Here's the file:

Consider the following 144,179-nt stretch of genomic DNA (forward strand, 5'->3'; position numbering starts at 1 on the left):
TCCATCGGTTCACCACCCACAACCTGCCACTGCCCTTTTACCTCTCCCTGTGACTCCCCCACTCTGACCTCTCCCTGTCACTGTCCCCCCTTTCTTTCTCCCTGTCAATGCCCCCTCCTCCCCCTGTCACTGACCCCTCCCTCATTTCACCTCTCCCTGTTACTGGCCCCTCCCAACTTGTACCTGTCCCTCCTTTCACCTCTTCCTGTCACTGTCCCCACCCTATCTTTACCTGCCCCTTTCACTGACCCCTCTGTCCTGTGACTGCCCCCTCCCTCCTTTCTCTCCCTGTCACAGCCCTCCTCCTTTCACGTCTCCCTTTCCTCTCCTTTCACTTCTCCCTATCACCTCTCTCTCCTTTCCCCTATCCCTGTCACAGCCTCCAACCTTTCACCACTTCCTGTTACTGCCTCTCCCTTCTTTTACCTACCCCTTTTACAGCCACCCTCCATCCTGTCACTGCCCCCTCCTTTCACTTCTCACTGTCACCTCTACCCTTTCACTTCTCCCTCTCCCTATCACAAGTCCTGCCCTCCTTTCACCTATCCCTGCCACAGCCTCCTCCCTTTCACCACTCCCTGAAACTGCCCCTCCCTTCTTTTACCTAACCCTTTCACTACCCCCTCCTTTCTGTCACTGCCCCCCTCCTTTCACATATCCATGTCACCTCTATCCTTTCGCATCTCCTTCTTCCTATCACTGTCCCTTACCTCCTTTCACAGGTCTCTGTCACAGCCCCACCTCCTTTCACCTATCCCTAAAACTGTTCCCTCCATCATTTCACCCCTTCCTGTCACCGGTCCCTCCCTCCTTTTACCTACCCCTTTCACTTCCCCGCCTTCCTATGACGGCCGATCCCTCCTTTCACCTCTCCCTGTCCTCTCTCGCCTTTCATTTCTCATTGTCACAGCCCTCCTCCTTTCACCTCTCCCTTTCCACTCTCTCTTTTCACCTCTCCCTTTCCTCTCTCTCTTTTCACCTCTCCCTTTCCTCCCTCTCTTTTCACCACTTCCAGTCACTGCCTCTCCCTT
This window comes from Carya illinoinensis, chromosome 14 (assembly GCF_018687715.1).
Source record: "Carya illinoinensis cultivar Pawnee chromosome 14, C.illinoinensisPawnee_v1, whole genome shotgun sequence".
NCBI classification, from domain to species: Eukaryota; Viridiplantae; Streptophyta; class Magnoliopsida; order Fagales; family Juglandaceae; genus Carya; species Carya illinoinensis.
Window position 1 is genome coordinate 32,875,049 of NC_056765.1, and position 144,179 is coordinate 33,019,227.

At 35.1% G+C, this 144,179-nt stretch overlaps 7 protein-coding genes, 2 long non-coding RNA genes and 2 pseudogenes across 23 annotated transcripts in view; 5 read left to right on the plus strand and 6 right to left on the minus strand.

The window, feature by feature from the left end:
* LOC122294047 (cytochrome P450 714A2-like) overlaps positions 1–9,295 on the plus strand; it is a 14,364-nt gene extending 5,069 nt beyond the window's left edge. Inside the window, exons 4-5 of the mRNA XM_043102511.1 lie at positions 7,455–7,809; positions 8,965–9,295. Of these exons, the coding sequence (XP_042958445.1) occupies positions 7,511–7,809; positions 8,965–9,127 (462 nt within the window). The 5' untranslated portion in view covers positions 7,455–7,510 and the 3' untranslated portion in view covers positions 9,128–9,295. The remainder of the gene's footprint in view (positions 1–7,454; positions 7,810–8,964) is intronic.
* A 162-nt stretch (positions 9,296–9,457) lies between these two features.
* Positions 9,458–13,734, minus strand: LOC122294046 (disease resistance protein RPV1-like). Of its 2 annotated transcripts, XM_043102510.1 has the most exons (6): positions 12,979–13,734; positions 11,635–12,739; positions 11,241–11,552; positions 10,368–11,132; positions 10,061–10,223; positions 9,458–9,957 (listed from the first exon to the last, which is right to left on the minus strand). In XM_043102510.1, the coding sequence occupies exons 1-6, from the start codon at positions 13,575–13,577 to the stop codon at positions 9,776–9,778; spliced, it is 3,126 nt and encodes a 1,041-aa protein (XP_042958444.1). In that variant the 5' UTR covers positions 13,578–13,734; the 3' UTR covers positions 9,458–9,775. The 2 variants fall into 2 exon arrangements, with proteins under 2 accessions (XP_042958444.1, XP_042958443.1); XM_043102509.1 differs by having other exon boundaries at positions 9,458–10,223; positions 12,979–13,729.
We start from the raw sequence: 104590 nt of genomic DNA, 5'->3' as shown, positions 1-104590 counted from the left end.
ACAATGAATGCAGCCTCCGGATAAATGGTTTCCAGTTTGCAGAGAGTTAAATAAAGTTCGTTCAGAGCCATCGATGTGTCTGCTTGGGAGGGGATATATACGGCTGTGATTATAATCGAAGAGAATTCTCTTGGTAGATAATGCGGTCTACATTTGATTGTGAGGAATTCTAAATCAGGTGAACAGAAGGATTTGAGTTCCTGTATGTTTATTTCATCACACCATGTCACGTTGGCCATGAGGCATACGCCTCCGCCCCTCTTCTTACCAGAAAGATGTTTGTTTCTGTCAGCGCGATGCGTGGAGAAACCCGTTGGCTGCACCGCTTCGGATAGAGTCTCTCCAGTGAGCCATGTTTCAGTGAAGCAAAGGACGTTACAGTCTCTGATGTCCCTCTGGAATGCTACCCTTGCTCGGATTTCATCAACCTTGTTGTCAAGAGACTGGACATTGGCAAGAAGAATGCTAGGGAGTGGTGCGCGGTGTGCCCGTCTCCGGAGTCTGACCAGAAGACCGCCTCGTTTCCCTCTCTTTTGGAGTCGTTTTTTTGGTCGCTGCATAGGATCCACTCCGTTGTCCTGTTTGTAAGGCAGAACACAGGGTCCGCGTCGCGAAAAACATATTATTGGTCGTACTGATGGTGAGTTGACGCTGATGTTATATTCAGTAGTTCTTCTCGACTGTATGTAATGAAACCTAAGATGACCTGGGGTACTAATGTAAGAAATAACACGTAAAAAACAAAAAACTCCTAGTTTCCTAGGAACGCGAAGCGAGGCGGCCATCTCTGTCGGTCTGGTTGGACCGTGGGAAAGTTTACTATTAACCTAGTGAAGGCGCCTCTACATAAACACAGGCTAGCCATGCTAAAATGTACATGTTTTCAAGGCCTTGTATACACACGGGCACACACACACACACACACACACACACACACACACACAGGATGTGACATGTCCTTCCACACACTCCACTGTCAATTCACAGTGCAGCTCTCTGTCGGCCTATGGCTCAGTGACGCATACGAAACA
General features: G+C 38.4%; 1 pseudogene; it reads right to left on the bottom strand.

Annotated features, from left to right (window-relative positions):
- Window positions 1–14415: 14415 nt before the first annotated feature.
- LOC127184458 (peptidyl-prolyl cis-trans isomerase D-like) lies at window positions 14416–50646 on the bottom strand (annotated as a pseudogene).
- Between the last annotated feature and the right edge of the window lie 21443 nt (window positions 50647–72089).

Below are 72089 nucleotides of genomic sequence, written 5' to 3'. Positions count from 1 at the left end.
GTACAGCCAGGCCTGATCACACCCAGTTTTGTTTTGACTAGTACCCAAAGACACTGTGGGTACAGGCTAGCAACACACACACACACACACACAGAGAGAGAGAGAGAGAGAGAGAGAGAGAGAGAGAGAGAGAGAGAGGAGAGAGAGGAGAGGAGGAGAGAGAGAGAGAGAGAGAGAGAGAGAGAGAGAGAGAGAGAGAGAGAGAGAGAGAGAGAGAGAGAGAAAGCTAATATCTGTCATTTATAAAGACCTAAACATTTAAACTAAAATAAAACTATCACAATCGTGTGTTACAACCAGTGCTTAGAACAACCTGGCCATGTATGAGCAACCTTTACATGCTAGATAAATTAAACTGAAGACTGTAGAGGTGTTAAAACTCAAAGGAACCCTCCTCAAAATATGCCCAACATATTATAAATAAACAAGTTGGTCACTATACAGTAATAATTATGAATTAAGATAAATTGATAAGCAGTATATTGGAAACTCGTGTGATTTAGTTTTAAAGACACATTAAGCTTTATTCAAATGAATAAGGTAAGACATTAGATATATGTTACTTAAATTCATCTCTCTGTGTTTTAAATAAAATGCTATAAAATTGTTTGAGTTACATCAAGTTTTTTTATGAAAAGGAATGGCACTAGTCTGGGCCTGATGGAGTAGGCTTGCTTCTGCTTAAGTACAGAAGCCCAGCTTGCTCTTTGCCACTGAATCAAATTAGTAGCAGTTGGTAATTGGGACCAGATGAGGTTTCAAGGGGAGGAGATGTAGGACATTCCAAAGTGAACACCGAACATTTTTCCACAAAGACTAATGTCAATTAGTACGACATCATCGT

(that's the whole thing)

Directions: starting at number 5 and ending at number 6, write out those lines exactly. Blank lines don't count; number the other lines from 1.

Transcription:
NCBI classification, from domain to species: Eukaryota; Viridiplantae; Streptophyta; class Magnoliopsida; order Fagales; family Juglandaceae; genus Carya; species Carya illinoinensis.
Window position 1 is genome coordinate 32,875,049 of NC_056765.1, and position 144,179 is coordinate 33,019,227.